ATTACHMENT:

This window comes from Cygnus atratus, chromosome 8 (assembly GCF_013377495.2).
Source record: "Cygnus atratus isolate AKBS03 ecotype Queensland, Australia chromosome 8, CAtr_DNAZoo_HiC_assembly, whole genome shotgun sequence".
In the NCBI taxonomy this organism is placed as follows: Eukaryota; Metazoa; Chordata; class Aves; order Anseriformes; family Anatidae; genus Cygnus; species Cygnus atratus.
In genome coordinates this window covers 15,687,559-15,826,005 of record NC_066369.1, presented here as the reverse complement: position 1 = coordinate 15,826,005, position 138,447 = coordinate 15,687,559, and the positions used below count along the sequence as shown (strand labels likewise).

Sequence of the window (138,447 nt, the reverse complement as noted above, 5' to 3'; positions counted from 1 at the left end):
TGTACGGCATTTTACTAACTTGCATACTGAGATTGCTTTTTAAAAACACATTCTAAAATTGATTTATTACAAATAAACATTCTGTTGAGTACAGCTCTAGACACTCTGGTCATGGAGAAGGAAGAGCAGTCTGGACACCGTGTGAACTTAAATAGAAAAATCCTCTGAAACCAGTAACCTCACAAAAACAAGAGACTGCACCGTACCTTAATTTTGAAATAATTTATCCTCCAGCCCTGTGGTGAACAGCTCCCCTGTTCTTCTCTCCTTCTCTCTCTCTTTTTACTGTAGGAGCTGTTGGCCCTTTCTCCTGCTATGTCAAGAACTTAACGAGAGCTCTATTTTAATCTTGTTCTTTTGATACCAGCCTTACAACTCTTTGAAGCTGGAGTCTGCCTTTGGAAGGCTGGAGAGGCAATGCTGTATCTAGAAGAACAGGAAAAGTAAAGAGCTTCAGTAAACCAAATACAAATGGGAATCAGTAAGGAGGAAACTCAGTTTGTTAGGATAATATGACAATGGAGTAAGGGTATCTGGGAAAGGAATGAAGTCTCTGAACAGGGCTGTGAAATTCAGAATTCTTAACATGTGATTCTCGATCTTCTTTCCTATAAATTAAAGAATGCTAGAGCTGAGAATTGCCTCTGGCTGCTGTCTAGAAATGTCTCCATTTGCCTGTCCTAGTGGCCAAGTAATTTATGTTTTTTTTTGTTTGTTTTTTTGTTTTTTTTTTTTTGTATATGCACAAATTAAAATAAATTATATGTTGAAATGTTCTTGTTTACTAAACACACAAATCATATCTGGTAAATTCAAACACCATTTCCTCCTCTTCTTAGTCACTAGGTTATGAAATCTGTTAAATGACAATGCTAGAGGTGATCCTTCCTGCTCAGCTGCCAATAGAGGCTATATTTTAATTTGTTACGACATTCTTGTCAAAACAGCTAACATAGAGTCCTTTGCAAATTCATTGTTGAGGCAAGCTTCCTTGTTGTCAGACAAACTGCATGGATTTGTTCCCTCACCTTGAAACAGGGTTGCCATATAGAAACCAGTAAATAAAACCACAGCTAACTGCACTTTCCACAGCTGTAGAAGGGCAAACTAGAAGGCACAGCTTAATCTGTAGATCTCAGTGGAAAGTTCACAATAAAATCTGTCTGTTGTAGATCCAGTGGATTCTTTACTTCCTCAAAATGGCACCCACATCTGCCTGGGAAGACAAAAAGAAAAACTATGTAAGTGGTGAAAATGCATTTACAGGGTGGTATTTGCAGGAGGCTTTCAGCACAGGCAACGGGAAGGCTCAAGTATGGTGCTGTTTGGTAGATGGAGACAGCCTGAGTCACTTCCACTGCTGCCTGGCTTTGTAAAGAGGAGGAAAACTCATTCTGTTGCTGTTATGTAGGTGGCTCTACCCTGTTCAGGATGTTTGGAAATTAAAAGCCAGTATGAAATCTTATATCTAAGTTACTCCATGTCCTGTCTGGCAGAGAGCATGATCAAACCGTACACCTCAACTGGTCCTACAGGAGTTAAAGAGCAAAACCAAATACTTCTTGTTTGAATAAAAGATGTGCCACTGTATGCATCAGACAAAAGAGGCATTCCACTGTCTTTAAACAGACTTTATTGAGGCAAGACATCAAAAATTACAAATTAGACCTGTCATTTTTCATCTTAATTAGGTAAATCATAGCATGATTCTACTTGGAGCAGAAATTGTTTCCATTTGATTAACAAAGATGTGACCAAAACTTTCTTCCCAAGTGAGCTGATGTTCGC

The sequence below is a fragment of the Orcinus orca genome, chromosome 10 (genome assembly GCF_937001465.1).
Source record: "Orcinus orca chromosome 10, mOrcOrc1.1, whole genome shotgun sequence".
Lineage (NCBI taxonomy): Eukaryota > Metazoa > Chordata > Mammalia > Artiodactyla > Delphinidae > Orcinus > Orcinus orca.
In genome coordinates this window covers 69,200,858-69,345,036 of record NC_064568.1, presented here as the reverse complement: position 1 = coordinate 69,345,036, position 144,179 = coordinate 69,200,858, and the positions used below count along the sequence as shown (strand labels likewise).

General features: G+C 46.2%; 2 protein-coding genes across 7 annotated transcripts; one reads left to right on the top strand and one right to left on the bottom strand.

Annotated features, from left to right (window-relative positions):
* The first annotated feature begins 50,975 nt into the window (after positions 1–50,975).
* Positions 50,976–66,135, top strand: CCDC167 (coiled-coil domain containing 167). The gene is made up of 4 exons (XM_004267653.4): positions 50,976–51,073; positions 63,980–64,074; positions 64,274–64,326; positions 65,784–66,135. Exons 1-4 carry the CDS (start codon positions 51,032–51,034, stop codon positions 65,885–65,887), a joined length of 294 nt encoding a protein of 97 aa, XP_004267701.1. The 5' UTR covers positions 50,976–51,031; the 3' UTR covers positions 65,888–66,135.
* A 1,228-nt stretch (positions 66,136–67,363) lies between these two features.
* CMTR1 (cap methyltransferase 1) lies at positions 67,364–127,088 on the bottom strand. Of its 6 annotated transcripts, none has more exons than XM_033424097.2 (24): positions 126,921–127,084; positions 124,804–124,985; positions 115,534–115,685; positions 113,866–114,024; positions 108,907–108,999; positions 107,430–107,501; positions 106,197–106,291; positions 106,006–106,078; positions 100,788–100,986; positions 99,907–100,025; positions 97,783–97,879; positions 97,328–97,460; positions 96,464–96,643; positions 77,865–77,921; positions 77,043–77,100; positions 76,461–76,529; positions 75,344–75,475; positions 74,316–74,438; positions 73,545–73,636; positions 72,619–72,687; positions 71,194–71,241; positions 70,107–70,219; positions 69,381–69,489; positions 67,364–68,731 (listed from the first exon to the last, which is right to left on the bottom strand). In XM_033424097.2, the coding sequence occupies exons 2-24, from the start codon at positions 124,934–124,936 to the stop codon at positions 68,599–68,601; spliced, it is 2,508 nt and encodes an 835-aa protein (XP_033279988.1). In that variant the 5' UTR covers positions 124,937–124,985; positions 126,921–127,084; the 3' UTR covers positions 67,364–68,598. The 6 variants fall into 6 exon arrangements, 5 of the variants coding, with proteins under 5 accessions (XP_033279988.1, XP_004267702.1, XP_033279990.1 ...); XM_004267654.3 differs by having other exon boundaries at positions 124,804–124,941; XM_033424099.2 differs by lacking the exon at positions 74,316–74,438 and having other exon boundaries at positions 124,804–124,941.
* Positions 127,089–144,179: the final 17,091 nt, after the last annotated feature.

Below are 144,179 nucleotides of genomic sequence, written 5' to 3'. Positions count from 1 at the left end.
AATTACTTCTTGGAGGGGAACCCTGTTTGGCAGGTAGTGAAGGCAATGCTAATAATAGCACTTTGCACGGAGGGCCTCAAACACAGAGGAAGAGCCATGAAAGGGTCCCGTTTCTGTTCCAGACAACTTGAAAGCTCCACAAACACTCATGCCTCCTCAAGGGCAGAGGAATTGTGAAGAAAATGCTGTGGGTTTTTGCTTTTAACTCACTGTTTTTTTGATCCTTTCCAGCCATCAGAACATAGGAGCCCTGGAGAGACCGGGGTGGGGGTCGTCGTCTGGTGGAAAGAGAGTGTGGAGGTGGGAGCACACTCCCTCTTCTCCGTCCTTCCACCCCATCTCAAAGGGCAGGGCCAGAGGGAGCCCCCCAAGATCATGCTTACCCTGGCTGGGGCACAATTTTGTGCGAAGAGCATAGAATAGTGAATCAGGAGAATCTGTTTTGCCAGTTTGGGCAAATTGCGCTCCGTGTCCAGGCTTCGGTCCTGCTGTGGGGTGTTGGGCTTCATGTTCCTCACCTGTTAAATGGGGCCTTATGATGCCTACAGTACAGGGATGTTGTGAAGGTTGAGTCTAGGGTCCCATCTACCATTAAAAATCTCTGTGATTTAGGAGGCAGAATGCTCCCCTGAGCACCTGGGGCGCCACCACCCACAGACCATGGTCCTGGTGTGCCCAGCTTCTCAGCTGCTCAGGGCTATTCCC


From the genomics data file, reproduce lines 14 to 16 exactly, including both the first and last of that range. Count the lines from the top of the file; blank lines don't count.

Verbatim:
* Positions 50,976–66,135, top strand: CCDC167 (coiled-coil domain containing 167). The gene is made up of 4 exons (XM_004267653.4): positions 50,976–51,073; positions 63,980–64,074; positions 64,274–64,326; positions 65,784–66,135. Exons 1-4 carry the CDS (start codon positions 51,032–51,034, stop codon positions 65,885–65,887), a joined length of 294 nt encoding a protein of 97 aa, XP_004267701.1. The 5' UTR covers positions 50,976–51,031; the 3' UTR covers positions 65,888–66,135.
* A 1,228-nt stretch (positions 66,136–67,363) lies between these two features.
* CMTR1 (cap methyltransferase 1) lies at positions 67,364–127,088 on the bottom strand. Of its 6 annotated transcripts, none has more exons than XM_033424097.2 (24): positions 126,921–127,084; positions 124,804–124,985; positions 115,534–115,685; positions 113,866–114,024; positions 108,907–108,999; positions 107,430–107,501; positions 106,197–106,291; positions 106,006–106,078; positions 100,788–100,986; positions 99,907–100,025; positions 97,783–97,879; positions 97,328–97,460; positions 96,464–96,643; positions 77,865–77,921; positions 77,043–77,100; positions 76,461–76,529; positions 75,344–75,475; positions 74,316–74,438; positions 73,545–73,636; positions 72,619–72,687; positions 71,194–71,241; positions 70,107–70,219; positions 69,381–69,489; positions 67,364–68,731 (listed from the first exon to the last, which is right to left on the bottom strand). In XM_033424097.2, the coding sequence occupies exons 2-24, from the start codon at positions 124,934–124,936 to the stop codon at positions 68,599–68,601; spliced, it is 2,508 nt and encodes an 835-aa protein (XP_033279988.1). In that variant the 5' UTR covers positions 124,937–124,985; positions 126,921–127,084; the 3' UTR covers positions 67,364–68,598. The 6 variants fall into 6 exon arrangements, 5 of the variants coding, with proteins under 5 accessions (XP_033279988.1, XP_004267702.1, XP_033279990.1 ...); XM_004267654.3 differs by having other exon boundaries at positions 124,804–124,941; XM_033424099.2 differs by lacking the exon at positions 74,316–74,438 and having other exon boundaries at positions 124,804–124,941.